There are a gazillion business books out there that can help entrepreneurs take their lives to the next level, and another gazillion articles to curate those business books. While nonfiction can provide readers with actionable, life-changing insight from industry experts, oftentimes a fictional story is the best teacher.
In 2018, I encourage you to allow non-business books to make up a larger portion of your reading list. You just might find more wisdom in them than you ever did in a business book.
1. The Iceman Cometh, Eugene O'Neill
The Iceman Cometh is one of the most iconic plays written by American playwright, Eugene O'Neill. While there are a great number of themes in this classic play, one of them most relevant to entrepreneurship is the concept of pipe dreams (which are unattainable or unrealistic goals).
During the story, the characters sit around, drink pints and talk about how, one day, they'll make their hopes a reality. Early on in the piece though, you realize it's unlikely these characters will ever follow through with their intentions. The goals they have will never be anything more than bar banter.
This emphasis on pipe dreams in The Iceman Cometh is directly applicable to business. Without action, your visions will never come to fruition. That book you swore you'd write last year will be a pipe dream. That YouTube channel you promised you'd launch will be a pipe dream. That company you've always wanted to build will be a pipe dream.
The good news though is the only thing separating a pipe dream from an achievement is action. By executing, day after day, year after year, you can morph your ambitions into reality.
2. The Servant, James C. Hunter
The Servant, written by James C. Hunter, is a simple story that contains indispensable knowledge about leadership. The book illustrates that the best form of leadership is "servant leadership", which prioritizes compassion, service and relationship-building when it comes to defining true authority.
Remember, the best leaders put others before themselves, including employees, business partners, loved ones and more. Gary Vaynerchuk, marketing mogul and serial entrepreneur, sums up this idea perfectly when he said he has hundreds of bosses: his employees.
3. Game of Thrones, George R. R. Martin
To those rolling your eyes right now, hear me out. One of the things I love most about the Game of Thrones saga is the blurred lines between good and evil. Why? Because it's how life really is. The bad guys don't wear eye patches and the good guys don't wear capes.
Typically, fantasy and science fiction depict good and evil as black-and-white. Game of Thrones is different. Even the most ruthless characters (almost) always have a clear-cut reason as to why they're doing what they're doing, whether it's to safeguard their loved ones or something else entirely. The characters in this series are acting in their own self interest, just like real people do. This builds up a sense of empathy in the viewer towards certain, if not all, characters. It forces the viewer to always ask "why" when analyzing the actions of a character.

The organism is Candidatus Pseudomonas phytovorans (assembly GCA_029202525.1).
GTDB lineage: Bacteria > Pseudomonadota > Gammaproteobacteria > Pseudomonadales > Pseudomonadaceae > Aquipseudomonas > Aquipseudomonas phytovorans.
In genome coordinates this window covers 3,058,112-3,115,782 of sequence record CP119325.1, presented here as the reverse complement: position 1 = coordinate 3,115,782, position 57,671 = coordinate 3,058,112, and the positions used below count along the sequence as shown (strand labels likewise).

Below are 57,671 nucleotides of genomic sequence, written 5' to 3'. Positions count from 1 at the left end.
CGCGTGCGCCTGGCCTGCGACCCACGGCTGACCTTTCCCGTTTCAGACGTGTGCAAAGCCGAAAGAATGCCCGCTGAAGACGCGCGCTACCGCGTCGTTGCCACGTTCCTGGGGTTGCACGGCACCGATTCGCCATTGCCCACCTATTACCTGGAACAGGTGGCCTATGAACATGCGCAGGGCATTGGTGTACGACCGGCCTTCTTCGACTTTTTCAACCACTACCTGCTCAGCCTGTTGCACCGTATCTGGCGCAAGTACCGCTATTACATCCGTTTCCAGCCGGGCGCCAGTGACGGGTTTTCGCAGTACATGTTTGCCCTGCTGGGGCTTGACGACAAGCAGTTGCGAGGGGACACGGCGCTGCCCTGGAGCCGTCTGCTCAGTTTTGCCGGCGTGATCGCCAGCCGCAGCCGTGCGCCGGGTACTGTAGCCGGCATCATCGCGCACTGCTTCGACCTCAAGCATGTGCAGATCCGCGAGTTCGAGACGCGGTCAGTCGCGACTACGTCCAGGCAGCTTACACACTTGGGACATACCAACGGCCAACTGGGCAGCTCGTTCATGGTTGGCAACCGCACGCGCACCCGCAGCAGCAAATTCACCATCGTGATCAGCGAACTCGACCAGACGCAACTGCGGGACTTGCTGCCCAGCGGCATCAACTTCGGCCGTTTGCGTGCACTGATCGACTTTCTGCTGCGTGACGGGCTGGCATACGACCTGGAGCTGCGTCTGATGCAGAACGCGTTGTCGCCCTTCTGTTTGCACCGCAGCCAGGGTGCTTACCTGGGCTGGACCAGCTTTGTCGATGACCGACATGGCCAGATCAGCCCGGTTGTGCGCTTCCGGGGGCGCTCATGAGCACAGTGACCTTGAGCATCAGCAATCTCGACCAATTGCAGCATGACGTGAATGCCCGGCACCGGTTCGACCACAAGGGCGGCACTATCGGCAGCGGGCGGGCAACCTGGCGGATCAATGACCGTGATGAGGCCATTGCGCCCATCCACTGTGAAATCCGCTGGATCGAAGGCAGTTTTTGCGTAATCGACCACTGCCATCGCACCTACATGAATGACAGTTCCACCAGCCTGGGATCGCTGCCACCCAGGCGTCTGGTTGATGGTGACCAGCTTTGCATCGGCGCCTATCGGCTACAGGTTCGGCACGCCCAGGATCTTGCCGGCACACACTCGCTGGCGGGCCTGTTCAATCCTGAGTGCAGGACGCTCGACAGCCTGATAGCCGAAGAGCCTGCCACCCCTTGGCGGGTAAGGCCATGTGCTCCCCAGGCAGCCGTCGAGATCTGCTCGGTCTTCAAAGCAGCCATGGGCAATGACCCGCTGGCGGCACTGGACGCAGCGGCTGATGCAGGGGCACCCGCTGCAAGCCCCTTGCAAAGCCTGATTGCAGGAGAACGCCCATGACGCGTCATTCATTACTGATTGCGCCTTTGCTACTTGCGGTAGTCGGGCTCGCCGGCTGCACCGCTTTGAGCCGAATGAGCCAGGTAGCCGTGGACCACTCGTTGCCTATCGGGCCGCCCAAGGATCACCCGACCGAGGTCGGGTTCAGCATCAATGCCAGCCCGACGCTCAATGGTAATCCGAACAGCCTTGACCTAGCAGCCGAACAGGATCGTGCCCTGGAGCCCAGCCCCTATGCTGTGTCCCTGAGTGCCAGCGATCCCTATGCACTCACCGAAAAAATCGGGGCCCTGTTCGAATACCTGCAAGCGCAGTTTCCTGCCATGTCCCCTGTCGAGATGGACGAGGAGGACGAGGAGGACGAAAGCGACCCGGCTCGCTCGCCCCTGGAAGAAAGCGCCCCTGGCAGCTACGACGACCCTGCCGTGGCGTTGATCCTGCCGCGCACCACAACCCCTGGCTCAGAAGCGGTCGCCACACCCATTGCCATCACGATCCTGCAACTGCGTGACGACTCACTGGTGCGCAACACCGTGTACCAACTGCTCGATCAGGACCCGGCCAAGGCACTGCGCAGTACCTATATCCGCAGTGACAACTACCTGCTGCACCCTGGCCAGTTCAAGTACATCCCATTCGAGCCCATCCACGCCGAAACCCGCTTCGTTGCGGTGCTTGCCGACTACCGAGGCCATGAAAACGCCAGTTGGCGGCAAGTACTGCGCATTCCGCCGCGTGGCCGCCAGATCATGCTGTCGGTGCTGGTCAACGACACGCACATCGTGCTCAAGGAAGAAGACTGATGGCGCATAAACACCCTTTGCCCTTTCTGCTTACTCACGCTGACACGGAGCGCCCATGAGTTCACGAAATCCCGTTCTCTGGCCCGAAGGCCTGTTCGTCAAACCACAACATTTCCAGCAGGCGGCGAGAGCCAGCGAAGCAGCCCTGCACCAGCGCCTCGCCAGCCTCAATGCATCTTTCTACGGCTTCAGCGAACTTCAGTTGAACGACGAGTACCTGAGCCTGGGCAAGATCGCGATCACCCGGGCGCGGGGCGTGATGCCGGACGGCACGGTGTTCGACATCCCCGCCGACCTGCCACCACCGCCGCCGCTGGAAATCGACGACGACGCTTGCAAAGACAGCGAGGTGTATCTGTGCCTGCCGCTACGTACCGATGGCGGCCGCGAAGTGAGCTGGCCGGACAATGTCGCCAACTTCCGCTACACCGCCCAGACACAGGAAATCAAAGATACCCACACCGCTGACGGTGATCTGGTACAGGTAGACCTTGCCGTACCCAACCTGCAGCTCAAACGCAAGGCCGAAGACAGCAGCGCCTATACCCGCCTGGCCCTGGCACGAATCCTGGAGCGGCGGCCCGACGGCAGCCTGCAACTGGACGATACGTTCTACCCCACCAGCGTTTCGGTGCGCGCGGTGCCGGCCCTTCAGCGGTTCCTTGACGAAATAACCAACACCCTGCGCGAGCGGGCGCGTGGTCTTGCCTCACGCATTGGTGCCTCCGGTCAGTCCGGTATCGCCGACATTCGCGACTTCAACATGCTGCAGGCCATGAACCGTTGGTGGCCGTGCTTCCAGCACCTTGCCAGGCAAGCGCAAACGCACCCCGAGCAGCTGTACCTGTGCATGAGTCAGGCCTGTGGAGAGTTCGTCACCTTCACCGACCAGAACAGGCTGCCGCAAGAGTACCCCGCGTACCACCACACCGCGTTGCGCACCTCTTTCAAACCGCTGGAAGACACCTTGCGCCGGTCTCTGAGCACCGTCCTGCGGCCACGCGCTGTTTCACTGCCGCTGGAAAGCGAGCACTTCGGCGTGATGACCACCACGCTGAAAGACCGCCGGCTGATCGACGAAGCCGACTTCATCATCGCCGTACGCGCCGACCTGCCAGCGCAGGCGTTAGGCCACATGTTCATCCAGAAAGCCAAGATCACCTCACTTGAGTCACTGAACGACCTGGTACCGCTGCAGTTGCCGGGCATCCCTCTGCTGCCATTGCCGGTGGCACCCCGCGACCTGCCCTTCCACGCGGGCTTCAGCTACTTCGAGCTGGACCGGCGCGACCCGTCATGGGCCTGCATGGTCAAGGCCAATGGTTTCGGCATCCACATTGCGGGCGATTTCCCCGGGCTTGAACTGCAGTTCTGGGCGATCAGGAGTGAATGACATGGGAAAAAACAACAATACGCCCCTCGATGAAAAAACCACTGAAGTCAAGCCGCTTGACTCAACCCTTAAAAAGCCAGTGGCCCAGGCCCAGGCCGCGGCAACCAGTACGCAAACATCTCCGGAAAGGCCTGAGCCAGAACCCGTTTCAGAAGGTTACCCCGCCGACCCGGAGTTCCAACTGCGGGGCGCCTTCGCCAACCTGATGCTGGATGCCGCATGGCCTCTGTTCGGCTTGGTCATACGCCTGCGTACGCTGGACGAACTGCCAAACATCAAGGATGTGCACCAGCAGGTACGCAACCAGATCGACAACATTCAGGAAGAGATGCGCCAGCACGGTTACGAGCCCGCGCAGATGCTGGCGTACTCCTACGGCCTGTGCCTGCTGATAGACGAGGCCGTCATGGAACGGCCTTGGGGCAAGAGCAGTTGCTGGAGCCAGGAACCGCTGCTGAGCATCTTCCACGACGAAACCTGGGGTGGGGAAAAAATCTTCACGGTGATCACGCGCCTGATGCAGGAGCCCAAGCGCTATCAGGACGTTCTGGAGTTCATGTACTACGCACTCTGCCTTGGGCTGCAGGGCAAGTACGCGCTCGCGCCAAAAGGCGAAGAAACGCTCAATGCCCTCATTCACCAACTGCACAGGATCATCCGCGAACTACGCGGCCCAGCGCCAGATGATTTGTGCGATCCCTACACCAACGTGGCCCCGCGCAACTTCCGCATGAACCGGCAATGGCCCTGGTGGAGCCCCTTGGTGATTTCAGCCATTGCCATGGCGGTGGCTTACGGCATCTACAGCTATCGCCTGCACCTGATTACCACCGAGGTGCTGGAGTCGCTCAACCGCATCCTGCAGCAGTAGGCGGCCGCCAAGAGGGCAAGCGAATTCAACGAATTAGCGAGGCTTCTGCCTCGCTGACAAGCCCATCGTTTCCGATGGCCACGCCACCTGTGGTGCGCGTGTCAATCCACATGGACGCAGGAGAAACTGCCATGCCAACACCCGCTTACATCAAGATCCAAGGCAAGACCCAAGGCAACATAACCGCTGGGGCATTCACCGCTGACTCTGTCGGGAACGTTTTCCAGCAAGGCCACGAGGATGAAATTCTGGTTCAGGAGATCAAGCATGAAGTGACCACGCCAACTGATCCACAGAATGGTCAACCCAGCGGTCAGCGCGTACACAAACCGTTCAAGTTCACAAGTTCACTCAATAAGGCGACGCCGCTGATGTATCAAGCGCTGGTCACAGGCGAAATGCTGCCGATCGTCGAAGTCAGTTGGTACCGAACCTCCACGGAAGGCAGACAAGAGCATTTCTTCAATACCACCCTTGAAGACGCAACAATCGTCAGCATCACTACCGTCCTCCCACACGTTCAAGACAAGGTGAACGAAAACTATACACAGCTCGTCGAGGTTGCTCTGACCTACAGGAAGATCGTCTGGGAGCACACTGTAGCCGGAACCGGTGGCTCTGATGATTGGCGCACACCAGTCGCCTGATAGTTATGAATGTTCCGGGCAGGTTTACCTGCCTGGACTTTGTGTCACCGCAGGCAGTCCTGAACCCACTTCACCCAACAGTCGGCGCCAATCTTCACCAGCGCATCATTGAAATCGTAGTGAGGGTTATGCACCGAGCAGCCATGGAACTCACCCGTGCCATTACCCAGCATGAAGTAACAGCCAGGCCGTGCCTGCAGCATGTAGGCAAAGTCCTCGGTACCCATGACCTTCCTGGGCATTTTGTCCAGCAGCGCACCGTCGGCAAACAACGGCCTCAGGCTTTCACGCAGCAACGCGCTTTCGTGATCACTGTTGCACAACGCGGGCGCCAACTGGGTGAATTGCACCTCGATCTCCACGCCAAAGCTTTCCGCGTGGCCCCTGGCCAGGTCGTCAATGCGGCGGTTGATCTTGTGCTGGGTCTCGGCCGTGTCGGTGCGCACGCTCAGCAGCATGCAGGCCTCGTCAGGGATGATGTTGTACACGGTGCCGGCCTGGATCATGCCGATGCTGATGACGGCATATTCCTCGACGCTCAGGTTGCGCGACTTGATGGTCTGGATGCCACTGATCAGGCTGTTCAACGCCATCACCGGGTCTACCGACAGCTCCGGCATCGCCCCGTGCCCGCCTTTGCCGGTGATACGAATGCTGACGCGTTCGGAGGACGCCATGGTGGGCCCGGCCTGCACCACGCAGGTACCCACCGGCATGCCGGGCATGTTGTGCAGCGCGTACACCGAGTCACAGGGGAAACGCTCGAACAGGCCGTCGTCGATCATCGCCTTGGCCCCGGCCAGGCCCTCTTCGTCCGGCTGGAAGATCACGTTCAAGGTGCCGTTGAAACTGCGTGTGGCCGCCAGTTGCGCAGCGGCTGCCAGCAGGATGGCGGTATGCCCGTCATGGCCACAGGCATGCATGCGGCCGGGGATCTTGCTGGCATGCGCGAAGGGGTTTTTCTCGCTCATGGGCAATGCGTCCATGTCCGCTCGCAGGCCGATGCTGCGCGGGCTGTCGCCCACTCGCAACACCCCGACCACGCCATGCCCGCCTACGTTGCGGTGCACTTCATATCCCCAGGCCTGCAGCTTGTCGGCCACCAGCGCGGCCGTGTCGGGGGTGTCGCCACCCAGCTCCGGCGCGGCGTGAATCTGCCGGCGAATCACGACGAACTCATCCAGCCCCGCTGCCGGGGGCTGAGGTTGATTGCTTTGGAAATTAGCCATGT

In business, there are few weapons sharper than empathy. With empathy, you'll be able to understand and identify pain points your customers are experiencing, have stronger relationships with your employees and colleagues, to develop more innovative products and much more.
4. Man's Search for Meaning, Viktor Frankl
Okay, okay. You got me. This book isn't fiction, but it certainly wasn't ever meant to be a business book, so it counts. Yet, according to Tim Ferriss (who has interviewed hundreds of world-class individuals on his top podcast over the years), this is the book his guests have recommended most.
Viktor Frankl, author of Man's Search for Meaning, was a psychiatrist and a Holocaust survivor, which gave him unfathomable insight into human behavior. The book documents Frankl's torturous journey through a number of Nazi concentration camps. Through it all, Frankl discovers the driving force in life (and survival) is simple: having a purpose and actively pursuing it. Frankl says: "Woe to him who saw no more sense in his life, no aim, no purpose, and therefore no point in carrying on. He was soon lost."
Frankl's work suggests that, as an entrepreneur, your aim shouldn't be wealth or fame. Instead, you should be striving to achieve your purpose in life through your business. By working to fulfill your purpose, riches and fortune are likely to come as a result.
Make 2018 the year you diversify your reading list by throwing in some illuminating fiction books. No matter where you're at in your entrepreneurial journey, a story might be exactly what you need to hear.